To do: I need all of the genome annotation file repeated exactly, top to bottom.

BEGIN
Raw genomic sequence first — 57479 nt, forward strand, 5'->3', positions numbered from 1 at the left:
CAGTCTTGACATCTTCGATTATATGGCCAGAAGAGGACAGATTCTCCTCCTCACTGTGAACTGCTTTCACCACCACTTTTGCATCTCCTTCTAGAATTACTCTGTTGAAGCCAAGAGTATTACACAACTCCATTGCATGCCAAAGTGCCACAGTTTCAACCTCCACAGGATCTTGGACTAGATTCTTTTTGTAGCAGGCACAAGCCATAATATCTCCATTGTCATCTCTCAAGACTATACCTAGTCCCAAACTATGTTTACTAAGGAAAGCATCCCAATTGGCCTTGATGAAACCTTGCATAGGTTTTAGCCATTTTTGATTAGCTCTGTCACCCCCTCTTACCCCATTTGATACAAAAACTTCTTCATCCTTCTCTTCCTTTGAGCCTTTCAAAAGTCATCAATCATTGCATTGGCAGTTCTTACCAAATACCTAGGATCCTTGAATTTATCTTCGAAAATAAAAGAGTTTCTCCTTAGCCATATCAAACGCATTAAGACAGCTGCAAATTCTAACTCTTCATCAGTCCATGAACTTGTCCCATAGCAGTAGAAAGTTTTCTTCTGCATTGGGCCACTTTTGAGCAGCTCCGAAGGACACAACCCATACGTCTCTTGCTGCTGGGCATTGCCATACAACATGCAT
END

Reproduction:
Raw genomic sequence first — 57479 nt, forward strand, 5'->3', positions numbered from 1 at the left:
CAGTCTTGACATCTTCGATTATATGGCCAGAAGAGGACAGATTCTCCTCCTCACTGTGAACTGCTTTCACCACCACTTTTGCATCTCCTTCTAGAATTACTCTGTTGAAGCCAAGAGTATTACACAACTCCATTGCATGCCAAAGTGCCACAGTTTCAACCTCCACAGGATCTTGGACTAGATTCTTTTTGTAGCAGGCACAAGCCATAATATCTCCATTGTCATCTCTCAAGACTATACCTAGTCCCAAACTATGTTTACTAAGGAAAGCATCCCAATTGGCCTTGATGAAACCTTGCATAGGTTTTAGCCATTTTTGATTAGCTCTGTCACCCCCTCTTACCCCATTTGATACAAAAACTTCTTCATCCTTCTCTTCCTTTGAGCCTTTCAAAAGTCATCAATCATTGCATTGGCAGTTCTTACCAAATACCTAGGATCCTTGAATTTATCTTCGAAAATAAAAGAGTTTCTCCTTAGCCATATCAAACGCATTAAGACAGCTGCAAATTCTAACTCTTCATCAGTCCATGAACTTGTCCCATAGCAGTAGAAAGTTTTCTTCTGCATTGGGCCACTTTTGAGCAGCTCCGAAGGACACAACCCATACGTCTCTTGCTGCTGGGCATTGCCATACAACATGCAT